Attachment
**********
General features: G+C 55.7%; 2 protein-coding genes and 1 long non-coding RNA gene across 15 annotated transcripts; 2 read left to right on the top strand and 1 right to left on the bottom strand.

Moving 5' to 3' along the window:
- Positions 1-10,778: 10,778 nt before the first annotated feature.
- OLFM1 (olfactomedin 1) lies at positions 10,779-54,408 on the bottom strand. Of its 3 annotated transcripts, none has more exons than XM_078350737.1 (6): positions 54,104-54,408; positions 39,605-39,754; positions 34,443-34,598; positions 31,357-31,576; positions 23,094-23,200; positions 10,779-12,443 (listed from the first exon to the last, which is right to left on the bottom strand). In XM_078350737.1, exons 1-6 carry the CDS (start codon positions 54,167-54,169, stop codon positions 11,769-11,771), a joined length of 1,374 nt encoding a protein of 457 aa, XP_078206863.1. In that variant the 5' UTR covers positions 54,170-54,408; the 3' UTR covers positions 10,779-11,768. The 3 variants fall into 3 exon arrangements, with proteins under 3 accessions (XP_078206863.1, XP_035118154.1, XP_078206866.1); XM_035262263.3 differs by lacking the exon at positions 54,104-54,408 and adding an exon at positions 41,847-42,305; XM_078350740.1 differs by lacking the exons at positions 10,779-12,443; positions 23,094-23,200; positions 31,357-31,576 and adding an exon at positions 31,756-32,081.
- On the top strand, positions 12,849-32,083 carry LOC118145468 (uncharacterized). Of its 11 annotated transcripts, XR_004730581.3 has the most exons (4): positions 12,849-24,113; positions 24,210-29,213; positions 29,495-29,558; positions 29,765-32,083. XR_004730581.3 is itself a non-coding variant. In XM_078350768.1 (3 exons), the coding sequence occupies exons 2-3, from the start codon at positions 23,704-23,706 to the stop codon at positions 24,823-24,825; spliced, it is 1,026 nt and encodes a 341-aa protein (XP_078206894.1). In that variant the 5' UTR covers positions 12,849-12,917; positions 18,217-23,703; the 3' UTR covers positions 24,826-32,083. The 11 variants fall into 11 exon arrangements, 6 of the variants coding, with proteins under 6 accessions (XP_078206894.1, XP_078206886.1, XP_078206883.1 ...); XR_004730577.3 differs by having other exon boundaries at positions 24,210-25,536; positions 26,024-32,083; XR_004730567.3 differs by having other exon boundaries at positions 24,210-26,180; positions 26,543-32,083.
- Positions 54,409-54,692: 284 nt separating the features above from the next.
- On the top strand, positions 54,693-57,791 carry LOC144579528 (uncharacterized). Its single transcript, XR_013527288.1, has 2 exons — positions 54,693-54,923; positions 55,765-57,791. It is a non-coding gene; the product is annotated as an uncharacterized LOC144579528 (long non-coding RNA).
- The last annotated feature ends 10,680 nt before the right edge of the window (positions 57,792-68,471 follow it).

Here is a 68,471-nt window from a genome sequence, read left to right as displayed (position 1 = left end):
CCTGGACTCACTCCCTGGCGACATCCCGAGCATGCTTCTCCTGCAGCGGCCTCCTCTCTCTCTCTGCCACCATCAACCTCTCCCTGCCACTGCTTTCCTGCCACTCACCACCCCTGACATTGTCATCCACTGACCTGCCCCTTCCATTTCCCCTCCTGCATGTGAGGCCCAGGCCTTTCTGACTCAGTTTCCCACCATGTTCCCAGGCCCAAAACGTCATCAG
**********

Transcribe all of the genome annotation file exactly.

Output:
General features: G+C 55.7%; 2 protein-coding genes and 1 long non-coding RNA gene across 15 annotated transcripts; 2 read left to right on the top strand and 1 right to left on the bottom strand.

Moving 5' to 3' along the window:
- Positions 1-10,778: 10,778 nt before the first annotated feature.
- OLFM1 (olfactomedin 1) lies at positions 10,779-54,408 on the bottom strand. Of its 3 annotated transcripts, none has more exons than XM_078350737.1 (6): positions 54,104-54,408; positions 39,605-39,754; positions 34,443-34,598; positions 31,357-31,576; positions 23,094-23,200; positions 10,779-12,443 (listed from the first exon to the last, which is right to left on the bottom strand). In XM_078350737.1, exons 1-6 carry the CDS (start codon positions 54,167-54,169, stop codon positions 11,769-11,771), a joined length of 1,374 nt encoding a protein of 457 aa, XP_078206863.1. In that variant the 5' UTR covers positions 54,170-54,408; the 3' UTR covers positions 10,779-11,768. The 3 variants fall into 3 exon arrangements, with proteins under 3 accessions (XP_078206863.1, XP_035118154.1, XP_078206866.1); XM_035262263.3 differs by lacking the exon at positions 54,104-54,408 and adding an exon at positions 41,847-42,305; XM_078350740.1 differs by lacking the exons at positions 10,779-12,443; positions 23,094-23,200; positions 31,357-31,576 and adding an exon at positions 31,756-32,081.
- On the top strand, positions 12,849-32,083 carry LOC118145468 (uncharacterized). Of its 11 annotated transcripts, XR_004730581.3 has the most exons (4): positions 12,849-24,113; positions 24,210-29,213; positions 29,495-29,558; positions 29,765-32,083. XR_004730581.3 is itself a non-coding variant. In XM_078350768.1 (3 exons), the coding sequence occupies exons 2-3, from the start codon at positions 23,704-23,706 to the stop codon at positions 24,823-24,825; spliced, it is 1,026 nt and encodes a 341-aa protein (XP_078206894.1). In that variant the 5' UTR covers positions 12,849-12,917; positions 18,217-23,703; the 3' UTR covers positions 24,826-32,083. The 11 variants fall into 11 exon arrangements, 6 of the variants coding, with proteins under 6 accessions (XP_078206894.1, XP_078206886.1, XP_078206883.1 ...); XR_004730577.3 differs by having other exon boundaries at positions 24,210-25,536; positions 26,024-32,083; XR_004730567.3 differs by having other exon boundaries at positions 24,210-26,180; positions 26,543-32,083.
- Positions 54,409-54,692: 284 nt separating the features above from the next.
- On the top strand, positions 54,693-57,791 carry LOC144579528 (uncharacterized). Its single transcript, XR_013527288.1, has 2 exons — positions 54,693-54,923; positions 55,765-57,791. It is a non-coding gene; the product is annotated as an uncharacterized LOC144579528 (long non-coding RNA).
- The last annotated feature ends 10,680 nt before the right edge of the window (positions 57,792-68,471 follow it).

Here is a 68,471-nt window from a genome sequence, read left to right as displayed (position 1 = left end):
CCTGGACTCACTCCCTGGCGACATCCCGAGCATGCTTCTCCTGCAGCGGCCTCCTCTCTCTCTCTGCCACCATCAACCTCTCCCTGCCACTGCTTTCCTGCCACTCACCACCCCTGACATTGTCATCCACTGACCTGCCCCTTCCATTTCCCCTCCTGCATGTGAGGCCCAGGCCTTTCTGACTCAGTTTCCCACCATGTTCCCAGGCCCAAAACGTCATCAG